Best of 2014 Photo Contest

Every month jpeg2RAW holds a themed Photo Challenge, except for December.  In December, we hold a Best of the Year Photo Contest.  In this Best of 2014 episode, Mike and Tim are joined by A.D Wheeler to analyze each of the finalist and to announce the winner entry.


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Best of 2014 Photo Contest

 

 Judges:

Kathleen Bowie
Kathleen BowieNewborn & Children Photographer
Former Co-Host of jpeg2RAW, Kathleen is a professional photographer specializing in newborns, children and family portraits.

A.D. Wheeler
A.D. WheelerLandscape Photographer
Award winning New York based photographer specializing in landscape and a style called “abandonscape” photography.

Andy Bloxham
Andy BloxhamFictional Photographer
Creating what he considers photographs made through a smirking camera, his personal work has appeared throughout the world in numerous group and solo exhibitions, publications, and online media.
Mark Johnson
Mark JohnsonPhotographer & Adobe Photoshop Liminary
Mark’s tutorials appear regularly on the KelbyOne and Planet Photoshop websites, and his imagery and articles have been featured in Photoshop User, Photo Techniques, Nature’s Best, and After Capture magazines. He is a contributor to Dewitt Jones’ heartwarming Healing Images campaign and a Trey Ratcliff Flatbooks author.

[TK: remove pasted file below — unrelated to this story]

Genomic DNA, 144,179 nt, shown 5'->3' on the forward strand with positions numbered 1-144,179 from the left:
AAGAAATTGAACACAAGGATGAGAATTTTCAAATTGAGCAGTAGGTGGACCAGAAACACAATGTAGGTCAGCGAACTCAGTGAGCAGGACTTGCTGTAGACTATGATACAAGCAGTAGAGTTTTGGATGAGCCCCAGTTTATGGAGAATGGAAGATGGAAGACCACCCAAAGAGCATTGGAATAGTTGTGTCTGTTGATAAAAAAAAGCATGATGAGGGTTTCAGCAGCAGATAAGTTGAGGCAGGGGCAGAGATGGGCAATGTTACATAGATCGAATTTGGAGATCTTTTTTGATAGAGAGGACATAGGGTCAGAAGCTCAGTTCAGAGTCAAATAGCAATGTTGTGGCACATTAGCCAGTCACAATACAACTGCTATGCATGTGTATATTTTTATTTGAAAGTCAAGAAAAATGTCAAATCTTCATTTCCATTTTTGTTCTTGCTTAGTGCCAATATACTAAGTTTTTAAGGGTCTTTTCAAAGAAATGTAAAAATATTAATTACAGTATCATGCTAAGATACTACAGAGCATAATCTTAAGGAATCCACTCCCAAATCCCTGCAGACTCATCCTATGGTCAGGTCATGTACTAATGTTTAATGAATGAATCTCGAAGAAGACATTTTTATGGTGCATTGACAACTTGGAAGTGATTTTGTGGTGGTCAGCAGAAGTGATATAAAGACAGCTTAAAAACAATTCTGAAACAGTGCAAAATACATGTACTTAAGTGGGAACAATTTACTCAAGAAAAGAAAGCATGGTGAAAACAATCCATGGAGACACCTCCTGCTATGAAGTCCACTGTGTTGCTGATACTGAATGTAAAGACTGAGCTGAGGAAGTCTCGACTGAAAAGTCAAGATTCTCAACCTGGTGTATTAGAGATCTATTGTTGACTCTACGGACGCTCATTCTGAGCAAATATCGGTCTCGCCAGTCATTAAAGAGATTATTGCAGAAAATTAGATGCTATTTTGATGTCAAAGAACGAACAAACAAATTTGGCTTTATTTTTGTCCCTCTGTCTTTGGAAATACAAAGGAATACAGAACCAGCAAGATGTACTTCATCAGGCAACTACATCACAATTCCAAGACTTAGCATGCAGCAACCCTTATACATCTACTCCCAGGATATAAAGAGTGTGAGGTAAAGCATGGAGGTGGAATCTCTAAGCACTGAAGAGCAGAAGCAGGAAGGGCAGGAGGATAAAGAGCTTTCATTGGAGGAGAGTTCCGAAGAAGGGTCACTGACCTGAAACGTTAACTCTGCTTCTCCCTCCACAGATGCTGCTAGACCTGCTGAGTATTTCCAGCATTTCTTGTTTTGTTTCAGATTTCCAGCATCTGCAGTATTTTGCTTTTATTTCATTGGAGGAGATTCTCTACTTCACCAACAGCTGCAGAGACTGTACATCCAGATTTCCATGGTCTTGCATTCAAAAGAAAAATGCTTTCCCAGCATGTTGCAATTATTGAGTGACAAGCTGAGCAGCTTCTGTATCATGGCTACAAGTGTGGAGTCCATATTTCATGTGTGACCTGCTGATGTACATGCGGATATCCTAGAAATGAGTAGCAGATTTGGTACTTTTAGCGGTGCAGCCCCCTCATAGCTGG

Ron Clifford
Ron CliffordProfessional Photographer
Fine Art and Wedding Photographer, Ron is also a Master at the Arcanum. He is a mentor, educator and community builder. He has been featured in the top 1% most endorsed Canadian Fine Art Photographers and is the Most Followed make on G+ in Canada.

 

Note:  judges listed below are NOT in the same order as above!

Winning Image:

Best of 2014

Donnan J Laskaris

Judge’s Feedback:

Wow! This image is so powerful that it brought tears to my eyes. I absolutely love the emotion in the scene…crying newborn and smiling mother. Beautifully composed, timeless capture. In a perfect world, both of the baby’s eyes would be tack sharp. I might also consider slightly darkening the lower right corner.
A moment cherished. Great for a stock image. If you for a parent you would want the mothers emotions as well. More than just a partial smile. Technically well done. Great emotion in the newborn. Probably could have gone a step further with aperture to give it a shallower depth of field. The mothers and baby’s face are nearly on the same plane. That would have softened the moment even further. Again, a lack of creativity though.. Images these days need that extra push to make them stand out. With the advance in cameras and photographers alike, only the super strong (and creative) survive.
An exceptional image with strong emotional charge and very good composition. A memorable and wonderful image. (i am doing my best to look past the watermark) Documentary portraiture at it’s finest